Mastrangelo attributes his family’s success to the simplicity of their establishment, and many chefs and restaurateurs agree that the simplicity of Italian food is what has turned it from a display of culture into a universally loved cuisine. “More than fifty years after Italians arrived on the biggest wave of immigration this country has ever seen,” Rosanna Caira writes, “Italian food has been embraced by all and is available in all parts of the city and beyond” (14). Mancuso explains that she purchased Sotto Voce from its previous owner in order to stay true to her ethnic background and cook what she knows for others. A first-generation Italian Canadian, Mancuso is motivated less by creating a community hub than providing a space for people who have since moved out of Little Italy to return to. In that sense, Sotto Voce and Café Diplomatico were both opened for the same purpose: to keep Italian culture alive.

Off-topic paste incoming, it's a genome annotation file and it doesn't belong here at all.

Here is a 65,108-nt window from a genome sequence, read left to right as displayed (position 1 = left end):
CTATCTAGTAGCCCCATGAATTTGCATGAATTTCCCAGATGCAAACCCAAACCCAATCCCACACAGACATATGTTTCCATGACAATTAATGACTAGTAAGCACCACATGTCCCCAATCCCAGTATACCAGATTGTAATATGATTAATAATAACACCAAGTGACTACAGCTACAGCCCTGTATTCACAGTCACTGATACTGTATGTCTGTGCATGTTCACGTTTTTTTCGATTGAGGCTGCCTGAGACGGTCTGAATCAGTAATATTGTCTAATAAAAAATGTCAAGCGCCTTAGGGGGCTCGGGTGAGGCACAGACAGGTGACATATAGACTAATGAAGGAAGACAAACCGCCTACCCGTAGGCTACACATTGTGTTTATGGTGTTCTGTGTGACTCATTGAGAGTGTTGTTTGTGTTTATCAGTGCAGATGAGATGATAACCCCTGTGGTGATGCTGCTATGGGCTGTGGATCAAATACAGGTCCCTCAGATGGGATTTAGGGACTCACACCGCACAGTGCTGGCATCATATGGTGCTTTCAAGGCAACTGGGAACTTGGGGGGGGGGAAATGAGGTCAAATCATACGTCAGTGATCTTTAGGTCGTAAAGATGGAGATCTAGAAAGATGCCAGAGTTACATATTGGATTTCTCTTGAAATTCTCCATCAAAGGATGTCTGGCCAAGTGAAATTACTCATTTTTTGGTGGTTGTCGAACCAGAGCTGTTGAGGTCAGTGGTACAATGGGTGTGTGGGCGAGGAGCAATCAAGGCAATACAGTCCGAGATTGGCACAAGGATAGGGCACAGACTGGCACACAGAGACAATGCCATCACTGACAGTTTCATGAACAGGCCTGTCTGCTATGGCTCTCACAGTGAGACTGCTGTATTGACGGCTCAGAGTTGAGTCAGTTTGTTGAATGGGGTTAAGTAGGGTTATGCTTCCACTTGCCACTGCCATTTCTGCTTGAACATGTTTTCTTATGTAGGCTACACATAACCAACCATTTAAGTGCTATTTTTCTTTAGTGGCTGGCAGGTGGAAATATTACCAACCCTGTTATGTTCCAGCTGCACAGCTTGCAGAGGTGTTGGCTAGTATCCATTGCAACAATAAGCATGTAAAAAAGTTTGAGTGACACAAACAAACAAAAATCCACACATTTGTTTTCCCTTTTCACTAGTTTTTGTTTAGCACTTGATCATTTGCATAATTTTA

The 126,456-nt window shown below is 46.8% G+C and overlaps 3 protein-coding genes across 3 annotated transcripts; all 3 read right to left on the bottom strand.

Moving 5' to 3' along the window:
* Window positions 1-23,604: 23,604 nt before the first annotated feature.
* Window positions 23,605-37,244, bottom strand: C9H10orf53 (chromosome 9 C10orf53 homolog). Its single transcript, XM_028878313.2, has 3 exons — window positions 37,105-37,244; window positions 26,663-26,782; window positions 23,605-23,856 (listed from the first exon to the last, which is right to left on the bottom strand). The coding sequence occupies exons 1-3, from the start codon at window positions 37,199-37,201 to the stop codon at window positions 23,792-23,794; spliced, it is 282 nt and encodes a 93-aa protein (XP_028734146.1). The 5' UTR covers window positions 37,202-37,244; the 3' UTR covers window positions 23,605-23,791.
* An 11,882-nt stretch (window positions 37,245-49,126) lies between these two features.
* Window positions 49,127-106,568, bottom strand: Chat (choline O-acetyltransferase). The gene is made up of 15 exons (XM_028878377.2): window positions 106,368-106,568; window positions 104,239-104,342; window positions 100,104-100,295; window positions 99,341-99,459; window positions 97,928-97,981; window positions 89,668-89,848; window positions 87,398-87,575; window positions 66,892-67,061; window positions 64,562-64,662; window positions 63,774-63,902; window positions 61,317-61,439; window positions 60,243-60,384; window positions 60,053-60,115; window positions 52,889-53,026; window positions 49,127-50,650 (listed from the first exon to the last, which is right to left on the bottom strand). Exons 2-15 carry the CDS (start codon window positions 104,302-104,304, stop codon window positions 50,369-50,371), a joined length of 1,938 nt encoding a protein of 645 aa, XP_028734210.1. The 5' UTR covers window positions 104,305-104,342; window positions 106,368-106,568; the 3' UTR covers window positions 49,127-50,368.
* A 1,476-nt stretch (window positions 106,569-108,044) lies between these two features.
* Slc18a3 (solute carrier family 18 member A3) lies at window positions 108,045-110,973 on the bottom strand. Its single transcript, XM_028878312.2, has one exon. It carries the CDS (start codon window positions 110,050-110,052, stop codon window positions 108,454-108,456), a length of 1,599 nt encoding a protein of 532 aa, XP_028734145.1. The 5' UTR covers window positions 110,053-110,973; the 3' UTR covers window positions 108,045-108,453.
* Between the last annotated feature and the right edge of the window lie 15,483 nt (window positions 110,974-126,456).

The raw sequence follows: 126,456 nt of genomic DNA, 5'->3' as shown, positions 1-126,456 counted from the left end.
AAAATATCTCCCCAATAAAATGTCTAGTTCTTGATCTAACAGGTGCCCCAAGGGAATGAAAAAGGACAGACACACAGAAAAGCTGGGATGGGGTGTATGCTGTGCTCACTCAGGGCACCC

Today, Little Italy is less demographically Italian with Portuguese, Chinese, Vietnamese, and native Anglo-Canadian residents (now almost 50% of the population) dominating the area (Hackworth and Rekers 218). Alongside this decrease in the Italian residential identity, the area experienced a slow but gradual decline in its Italian commercial identity between the years 1970 and 2000. In 1970, 44.8% of the approximately 154 businesses along College Street between Euclid and Shaw (the boundaries of the current Little Italy Business Improvement Area [BIA]) openly identified with Italy or had incorporated the Italian language into their names. By 2000, this percentage had dropped to 29.2% percent, while businesses with no clear ethnic identification had grown to 64.9%. It is also notable that, in 1970, only 9.6% of businesses in Little Italy were restaurants, while 21% were grocery stores. By 2000, restaurants had come to dominate with 31.2%—the largest single category—of businesses while grocery and clothing stores had dropped to 10.9% and 13% respectively. Given this burgeoning of restaurants and diners, realtors had begun to call this area the “restaurant district” (222).